"In a server-centric model where you are sharing application functions, your servers need a strong OS to manage all the concurrent tasks going on and to have a strong enough middleware infrastructure to deal with that," Mills said.
"I don't think it matches the design points of Windows 2000 very well." (See related story.)Competitors also were quick to point to the need for openness.
It's just questionable today as to whether Microsoft's own, proprietary infrastructure is really up to the task," said Wes Wasson, vice president of product marketing for iPlanet E-Commerce Solutions. "Certainly what is out on the market today does not seem to be architected with that in mind."
Additional reporting by Brian Fonseca, Ed Scannell, Jack McCarthy, and Stephanie Sanborn.
Joining the crowd
Other vendors are already pursuing a services architecture with the following offerings.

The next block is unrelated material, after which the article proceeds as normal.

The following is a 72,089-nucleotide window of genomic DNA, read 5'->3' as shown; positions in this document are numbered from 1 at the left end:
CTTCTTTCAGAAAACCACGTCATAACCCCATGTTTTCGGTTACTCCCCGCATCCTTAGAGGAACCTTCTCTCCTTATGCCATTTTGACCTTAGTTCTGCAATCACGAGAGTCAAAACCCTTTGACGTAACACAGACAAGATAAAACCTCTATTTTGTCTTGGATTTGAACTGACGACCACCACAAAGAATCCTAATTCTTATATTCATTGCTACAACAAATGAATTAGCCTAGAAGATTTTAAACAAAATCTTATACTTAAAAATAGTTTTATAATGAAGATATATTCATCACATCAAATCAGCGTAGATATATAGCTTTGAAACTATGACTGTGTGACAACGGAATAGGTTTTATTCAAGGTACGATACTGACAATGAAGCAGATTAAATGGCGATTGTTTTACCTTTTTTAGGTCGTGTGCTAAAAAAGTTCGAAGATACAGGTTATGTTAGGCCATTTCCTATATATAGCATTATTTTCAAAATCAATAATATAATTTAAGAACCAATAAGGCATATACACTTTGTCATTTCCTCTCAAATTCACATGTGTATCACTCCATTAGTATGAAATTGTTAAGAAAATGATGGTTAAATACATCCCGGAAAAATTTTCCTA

HP e-speak: An XML framework for delivering Web servicesIBM WebSphere and Pervasive Computing: Combines application development with server-centric platformiPlanet: Application and directory servers offer hosted infrastructureBowstreet Web Factory: Platform for linking customized XML servicesWebOS myWebOS: Online OSUnder the Microsoft.Net hoodMicrosoft is adding new products and tying its existing lines to the Internet.
Windows.Net: Windows 2000 follow-on
MSN.Net: MSN with added services
Personal Subscription Services: Consumer subscription servicesOffice.Net: Online version of OfficeVisual Studio.Net: Tools to create servicesSmarTags: IntelliSense for Web content"Natural" interface: Improved UITooling for web, integrationMicrosoft will provide "building blocks" that comprise a programming infrastructure that supports its new .Net platform, company officials said last week while outlining its developer tools strategy.
The company this week will also announce a new programming language dubbed C#.
"C# is a language derived from C and C++ that provides a way for developers to build applications and components for the .Net platform," said Tony Goodhew, Microsoft's Visual C++ product manager.
Microsoft's Goodhew stresses that this in not a reaction to Java.